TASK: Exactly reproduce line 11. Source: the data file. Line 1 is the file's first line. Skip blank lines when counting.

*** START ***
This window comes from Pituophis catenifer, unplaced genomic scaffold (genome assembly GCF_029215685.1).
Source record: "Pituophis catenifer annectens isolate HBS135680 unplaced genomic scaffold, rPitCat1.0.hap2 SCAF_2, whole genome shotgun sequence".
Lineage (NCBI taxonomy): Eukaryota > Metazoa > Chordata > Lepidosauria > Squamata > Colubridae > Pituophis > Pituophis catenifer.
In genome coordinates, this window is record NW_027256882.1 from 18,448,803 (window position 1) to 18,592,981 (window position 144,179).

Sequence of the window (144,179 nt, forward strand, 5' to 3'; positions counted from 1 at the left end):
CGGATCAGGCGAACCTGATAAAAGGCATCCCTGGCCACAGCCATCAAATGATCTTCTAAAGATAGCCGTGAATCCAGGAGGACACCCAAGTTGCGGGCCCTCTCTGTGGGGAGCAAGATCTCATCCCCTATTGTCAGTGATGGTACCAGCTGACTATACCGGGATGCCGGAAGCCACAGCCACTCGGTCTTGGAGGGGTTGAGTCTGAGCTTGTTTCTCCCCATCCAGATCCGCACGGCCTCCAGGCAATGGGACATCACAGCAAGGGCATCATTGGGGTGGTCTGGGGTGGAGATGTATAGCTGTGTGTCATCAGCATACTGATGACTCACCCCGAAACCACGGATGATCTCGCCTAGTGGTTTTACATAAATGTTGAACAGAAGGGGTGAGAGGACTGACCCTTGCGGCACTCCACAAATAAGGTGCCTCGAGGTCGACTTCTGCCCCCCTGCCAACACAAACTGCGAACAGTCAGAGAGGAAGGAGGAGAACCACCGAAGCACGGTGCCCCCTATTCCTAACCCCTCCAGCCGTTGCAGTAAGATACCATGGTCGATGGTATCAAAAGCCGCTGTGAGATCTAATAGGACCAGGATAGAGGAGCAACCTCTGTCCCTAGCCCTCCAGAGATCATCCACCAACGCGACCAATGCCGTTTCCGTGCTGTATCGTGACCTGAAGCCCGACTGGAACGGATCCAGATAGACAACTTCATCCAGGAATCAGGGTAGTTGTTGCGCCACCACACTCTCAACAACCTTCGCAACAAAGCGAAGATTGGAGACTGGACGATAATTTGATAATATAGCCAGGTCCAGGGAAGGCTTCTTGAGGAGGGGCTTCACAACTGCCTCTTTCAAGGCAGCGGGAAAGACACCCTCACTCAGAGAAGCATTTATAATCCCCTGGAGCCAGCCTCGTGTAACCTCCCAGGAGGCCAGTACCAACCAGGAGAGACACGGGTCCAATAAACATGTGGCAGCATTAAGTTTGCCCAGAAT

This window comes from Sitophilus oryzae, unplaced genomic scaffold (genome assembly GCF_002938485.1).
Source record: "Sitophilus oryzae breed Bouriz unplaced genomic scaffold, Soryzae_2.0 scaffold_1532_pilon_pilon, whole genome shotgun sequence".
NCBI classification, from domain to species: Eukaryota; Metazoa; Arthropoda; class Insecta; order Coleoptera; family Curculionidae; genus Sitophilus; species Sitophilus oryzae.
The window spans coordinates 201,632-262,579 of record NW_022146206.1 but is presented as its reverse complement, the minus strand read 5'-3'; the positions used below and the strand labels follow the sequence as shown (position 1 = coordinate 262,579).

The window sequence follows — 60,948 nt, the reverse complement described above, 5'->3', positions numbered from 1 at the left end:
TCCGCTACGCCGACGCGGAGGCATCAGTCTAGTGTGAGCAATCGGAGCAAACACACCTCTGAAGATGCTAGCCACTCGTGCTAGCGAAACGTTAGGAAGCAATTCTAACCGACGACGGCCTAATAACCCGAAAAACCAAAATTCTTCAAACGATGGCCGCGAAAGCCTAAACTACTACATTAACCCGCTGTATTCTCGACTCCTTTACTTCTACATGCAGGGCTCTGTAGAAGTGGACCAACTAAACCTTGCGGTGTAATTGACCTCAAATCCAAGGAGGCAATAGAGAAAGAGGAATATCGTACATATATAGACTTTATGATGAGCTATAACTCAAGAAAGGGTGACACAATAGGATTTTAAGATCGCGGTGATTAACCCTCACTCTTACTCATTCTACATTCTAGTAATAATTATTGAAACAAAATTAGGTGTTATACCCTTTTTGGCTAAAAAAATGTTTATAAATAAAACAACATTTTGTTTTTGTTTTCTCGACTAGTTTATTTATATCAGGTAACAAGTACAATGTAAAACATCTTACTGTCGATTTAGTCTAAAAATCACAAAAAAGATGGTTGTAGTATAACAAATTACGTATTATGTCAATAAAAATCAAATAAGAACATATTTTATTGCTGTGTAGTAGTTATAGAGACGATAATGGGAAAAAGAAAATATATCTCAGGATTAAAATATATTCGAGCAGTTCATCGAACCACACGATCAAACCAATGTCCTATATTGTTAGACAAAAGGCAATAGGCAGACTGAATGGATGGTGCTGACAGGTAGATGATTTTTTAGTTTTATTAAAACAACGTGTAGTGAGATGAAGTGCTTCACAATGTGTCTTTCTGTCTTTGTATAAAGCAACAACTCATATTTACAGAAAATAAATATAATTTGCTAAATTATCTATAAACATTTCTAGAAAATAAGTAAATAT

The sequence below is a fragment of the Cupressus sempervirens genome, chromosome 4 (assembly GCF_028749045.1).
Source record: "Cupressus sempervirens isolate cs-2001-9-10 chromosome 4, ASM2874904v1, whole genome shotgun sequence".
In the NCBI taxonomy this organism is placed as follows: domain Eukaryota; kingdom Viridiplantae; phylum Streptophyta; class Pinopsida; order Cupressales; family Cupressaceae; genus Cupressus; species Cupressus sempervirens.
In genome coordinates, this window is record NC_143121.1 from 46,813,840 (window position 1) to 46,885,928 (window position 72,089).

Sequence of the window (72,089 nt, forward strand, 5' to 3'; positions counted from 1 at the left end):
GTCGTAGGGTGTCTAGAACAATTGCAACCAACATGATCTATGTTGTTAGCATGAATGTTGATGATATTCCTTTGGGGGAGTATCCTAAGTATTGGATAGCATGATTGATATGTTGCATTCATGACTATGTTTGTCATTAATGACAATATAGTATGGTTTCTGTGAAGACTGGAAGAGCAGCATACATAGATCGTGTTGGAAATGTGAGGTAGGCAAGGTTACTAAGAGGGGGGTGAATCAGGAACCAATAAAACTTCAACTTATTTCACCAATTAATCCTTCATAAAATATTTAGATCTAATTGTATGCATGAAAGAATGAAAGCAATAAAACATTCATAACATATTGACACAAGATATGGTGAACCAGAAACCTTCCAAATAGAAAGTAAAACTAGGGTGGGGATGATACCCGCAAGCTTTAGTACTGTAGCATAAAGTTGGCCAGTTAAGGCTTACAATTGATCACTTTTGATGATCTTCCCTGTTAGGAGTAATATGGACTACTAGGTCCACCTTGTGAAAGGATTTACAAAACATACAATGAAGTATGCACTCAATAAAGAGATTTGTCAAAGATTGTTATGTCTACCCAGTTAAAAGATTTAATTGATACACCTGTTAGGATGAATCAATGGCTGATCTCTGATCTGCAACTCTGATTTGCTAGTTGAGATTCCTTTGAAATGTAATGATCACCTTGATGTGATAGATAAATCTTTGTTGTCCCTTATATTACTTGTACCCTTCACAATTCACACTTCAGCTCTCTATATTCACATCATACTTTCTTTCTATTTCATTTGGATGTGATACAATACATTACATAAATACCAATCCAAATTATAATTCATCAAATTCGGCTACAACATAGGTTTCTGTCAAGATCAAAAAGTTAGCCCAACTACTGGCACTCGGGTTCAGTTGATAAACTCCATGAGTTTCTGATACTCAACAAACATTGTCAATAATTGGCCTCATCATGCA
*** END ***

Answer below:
The window sequence follows — 60,948 nt, the reverse complement described above, 5'->3', positions numbered from 1 at the left end: